When I first started tweeting, we lost our internet signal. I mentioned this in an earlier post. My sales plummeted by 70%. I was just into my second month of selling. When I took heed of the advice from my nephew ten days ago and cut back, my US sales dropped significantly, but my UK ones didn’t. Maybe a little, but not enough to know whether it was anything to do with tweeting or not. There is a very good reason for this. Only the Innocent is now doing very well in the UK and is highly visible. The sales rise on a daily basis, and if I don’t tweet, blog or do anything else, the sales may possibly be affected by half a dozen a day but I can’t actually tell, because they’re still going up. In the US I am still trying to get traction – although it’s getting better – but every individual customer has a significant affect on the daily numbers, because I still don’t have the level of visibility for the book to sell itself.

Does this mean that when my sales are looking after themselves I can stopped tweeting? Well I don’t actually want to. I have some good chats with people and I enjoy it. But maybe the selling can be toned down a bit.

Does it mean that I can develop my Twitter account to be more brand led – a marketing approach rather than a sales approach? Possibly. But what happens when book two comes out and I go back into selling mode?

Do I want 20000 people following who couldn’t care less what I say, might never read my tweets and will never engage with me, or a smaller number of people who care about what I have to say, will respond and RT where appropriate, and who will build my brand with great positive word of mouth?

The truth is, I want both. I want the 20000 who maybe just catch one tweet and click on the link. They might not buy the book – but they’ve SEEN it. So on another occasion when they go back to Amazon or Barnes and Noble and think “where have I seen that before?” or they’re on a forum and see somebody discussing it, that might just be the trigger they need to buy. After all, you don’t see security guards standing outside big supermarkets saying “go away – we’re not interested in the quantity of visitors – it’s all about the quality” do you? So sales mode is about exposure to the maximum number of people.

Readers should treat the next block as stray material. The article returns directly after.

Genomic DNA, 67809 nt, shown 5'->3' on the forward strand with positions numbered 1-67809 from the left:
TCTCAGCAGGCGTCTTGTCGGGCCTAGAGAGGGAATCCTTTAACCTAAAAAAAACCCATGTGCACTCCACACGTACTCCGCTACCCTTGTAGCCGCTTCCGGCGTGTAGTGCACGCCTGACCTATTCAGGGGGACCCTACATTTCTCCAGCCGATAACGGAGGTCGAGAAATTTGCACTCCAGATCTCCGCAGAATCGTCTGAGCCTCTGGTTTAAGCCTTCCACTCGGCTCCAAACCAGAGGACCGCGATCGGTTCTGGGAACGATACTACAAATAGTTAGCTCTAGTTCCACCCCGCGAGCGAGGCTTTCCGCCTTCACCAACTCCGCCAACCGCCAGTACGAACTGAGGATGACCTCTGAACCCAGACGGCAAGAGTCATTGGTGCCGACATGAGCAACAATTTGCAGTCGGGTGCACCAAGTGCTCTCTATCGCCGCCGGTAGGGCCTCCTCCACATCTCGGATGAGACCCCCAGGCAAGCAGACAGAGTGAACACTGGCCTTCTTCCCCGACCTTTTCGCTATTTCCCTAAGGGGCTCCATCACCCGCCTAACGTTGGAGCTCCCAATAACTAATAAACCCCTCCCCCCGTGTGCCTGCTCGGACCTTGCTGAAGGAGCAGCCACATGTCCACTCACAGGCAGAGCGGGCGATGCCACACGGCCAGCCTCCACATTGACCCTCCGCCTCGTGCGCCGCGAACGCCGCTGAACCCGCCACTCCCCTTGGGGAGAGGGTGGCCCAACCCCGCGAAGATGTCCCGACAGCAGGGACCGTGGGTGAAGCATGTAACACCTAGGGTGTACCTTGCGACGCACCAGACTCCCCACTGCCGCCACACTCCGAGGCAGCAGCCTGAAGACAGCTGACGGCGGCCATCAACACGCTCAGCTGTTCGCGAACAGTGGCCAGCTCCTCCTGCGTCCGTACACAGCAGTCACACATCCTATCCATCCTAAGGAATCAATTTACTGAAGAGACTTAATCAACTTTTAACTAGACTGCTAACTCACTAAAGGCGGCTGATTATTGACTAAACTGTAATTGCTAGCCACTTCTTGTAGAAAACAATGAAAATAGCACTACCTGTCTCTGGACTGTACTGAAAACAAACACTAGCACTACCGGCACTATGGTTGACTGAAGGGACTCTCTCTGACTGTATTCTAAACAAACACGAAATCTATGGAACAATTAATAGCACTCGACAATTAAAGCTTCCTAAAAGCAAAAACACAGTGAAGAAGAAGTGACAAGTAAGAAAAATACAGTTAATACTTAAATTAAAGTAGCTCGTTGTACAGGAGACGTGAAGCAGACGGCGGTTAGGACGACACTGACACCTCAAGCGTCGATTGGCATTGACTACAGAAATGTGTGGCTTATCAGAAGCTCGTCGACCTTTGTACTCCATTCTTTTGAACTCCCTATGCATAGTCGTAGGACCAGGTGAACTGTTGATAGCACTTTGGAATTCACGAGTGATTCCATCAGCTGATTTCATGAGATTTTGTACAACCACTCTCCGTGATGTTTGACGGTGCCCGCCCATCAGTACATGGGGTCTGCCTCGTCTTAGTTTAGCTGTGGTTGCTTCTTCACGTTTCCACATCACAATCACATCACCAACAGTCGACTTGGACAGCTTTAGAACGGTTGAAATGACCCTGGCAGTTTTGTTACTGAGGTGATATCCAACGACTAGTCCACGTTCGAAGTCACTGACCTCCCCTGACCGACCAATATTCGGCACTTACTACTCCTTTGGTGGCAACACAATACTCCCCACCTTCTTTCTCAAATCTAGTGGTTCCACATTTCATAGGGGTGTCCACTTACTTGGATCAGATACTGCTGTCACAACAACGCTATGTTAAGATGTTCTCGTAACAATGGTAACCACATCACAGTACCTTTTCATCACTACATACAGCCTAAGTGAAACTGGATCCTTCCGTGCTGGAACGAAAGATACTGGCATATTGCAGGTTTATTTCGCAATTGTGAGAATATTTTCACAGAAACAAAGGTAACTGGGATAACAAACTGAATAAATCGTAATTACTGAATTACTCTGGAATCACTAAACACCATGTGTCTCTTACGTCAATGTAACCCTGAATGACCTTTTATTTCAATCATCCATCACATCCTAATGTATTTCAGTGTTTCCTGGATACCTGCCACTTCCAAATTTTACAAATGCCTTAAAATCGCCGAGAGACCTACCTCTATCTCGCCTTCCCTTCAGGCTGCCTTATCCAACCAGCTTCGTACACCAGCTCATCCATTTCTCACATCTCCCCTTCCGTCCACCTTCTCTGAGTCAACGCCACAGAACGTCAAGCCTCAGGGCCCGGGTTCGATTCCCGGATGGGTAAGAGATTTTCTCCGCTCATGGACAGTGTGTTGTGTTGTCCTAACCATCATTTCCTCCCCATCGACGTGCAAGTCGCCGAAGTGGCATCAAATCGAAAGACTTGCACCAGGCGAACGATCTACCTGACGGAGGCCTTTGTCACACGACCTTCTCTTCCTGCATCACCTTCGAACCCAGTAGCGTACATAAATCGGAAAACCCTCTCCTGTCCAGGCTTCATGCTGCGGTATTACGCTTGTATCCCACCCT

AND I want the influencers who will spread the word. The results of marketing are usually slower than direct selling, but in the long term it’s the brand that wins over the quick sales.  The truth is, I want it all!

My husband asked if it was possible to send tweets that go to some ‘classes’ of follower, but not others. As far as I’m aware, that isn’t possible (new app?) – but it would be brilliant. You could have the brand tweets that go to one group and are few and far between, and you could have all tweets (including the brand ones) that go to the rest. But it may be an argument for having two completely separate Twitter accounts, and building your following wisely.

And what about the writer in you?

I think the whole thing is a case of timing. For me the answer is this :

  1. I’m going to tweet my socks off in sales person mode, and when people RT me – which they kindly do – I will RT them back (providing, of course, that their tweet is interesting and not about putting the washing out – it has to be on topic!). I will do this until my books are very visible in the markets that I am aiming for. Then I will reduce the number of tweets, but make them very pertinent to my followers – on the whole, other authors or people who love to read.
  2. I am toying with the idea of creating another Twitter account – the Brand Rachel Abbott account that genuinely tries to engage with people who are influencers in the market. I will either do this, or I will make my sales account fit that bill. I’m not sure what I’ll do when book two comes out, though! Decision pending, I think!
  3. By significantly reducing time spent tweeting (and chatting in discussion groups, etc) I will then be able to spend time on my writing, knowing that my books sales are taking care of themselves. If they drop – I’ll move back into phase 1 for a while. I am approaching the time when I can be mostly in phase 3, with a bit of 2 thrown in for good measure, but not quite yet.

I believe that each person has to make a decision about where they want to slot into this range of roles, and how they prioritise. If you are reading this and you haven’t yet published your book, you would do well to jump into phase 2 and try to get some serious influencers on board. If, like me, you published and then though ”oops – I need to sell some now” – then it has be to phase 1 – unless you are that brave man who I spoke to who only cares about being at phase 3 and nowhere else.

As always, comments would be gratefully received. These are my opinions only, and I love to have ideas talked about so that I can shape the possible solutions further.

Whatever happens, I won’t stop blogging about my experiences, because this bit is really fun for me.

«

»